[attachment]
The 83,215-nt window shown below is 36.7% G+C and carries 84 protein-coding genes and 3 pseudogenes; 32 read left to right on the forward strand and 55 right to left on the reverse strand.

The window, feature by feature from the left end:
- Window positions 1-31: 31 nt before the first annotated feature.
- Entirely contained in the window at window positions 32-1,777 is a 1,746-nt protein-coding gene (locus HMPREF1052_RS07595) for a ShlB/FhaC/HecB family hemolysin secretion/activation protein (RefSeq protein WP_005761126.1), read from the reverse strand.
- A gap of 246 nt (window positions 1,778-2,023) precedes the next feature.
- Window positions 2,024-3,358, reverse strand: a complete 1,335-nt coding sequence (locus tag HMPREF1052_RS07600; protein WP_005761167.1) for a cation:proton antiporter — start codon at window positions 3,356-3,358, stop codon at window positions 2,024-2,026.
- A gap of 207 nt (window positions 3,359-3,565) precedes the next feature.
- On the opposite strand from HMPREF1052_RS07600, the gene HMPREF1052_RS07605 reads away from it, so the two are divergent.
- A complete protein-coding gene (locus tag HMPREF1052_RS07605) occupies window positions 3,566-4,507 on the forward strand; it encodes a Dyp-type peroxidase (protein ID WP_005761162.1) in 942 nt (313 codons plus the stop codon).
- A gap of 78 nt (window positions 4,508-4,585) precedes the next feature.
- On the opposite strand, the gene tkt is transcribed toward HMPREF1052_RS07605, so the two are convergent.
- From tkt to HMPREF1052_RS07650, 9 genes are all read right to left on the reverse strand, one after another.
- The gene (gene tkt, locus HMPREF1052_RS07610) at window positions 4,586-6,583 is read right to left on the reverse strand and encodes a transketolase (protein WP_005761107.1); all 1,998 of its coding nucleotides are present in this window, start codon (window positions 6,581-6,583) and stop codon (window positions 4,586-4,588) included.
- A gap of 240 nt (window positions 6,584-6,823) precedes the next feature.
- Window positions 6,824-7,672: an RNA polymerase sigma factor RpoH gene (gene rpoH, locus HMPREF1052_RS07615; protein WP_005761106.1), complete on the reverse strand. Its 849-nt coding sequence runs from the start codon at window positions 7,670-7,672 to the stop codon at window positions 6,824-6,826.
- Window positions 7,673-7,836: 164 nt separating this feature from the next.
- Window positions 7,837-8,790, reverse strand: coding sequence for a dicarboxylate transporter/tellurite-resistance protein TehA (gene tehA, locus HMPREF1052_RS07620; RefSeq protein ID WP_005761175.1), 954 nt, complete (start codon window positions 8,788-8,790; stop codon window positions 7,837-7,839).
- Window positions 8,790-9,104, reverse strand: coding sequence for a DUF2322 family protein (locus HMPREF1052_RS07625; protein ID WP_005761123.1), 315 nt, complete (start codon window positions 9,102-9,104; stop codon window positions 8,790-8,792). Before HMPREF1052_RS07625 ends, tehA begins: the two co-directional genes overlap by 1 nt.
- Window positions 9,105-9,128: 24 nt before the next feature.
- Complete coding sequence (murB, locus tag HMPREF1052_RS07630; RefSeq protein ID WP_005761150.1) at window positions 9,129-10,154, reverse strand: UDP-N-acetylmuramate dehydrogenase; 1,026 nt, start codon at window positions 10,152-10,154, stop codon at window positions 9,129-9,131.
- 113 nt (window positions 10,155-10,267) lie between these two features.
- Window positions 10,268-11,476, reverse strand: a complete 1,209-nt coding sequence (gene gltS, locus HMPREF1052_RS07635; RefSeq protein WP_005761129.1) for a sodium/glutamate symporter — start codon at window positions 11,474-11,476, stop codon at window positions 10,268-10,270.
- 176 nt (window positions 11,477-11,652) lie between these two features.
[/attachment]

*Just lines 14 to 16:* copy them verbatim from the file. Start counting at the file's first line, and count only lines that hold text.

- A gap of 240 nt (window positions 6,584-6,823) precedes the next feature.
- Window positions 6,824-7,672: an RNA polymerase sigma factor RpoH gene (gene rpoH, locus HMPREF1052_RS07615; protein WP_005761106.1), complete on the reverse strand. Its 849-nt coding sequence runs from the start codon at window positions 7,670-7,672 to the stop codon at window positions 6,824-6,826.
- Window positions 7,673-7,836: 164 nt separating this feature from the next.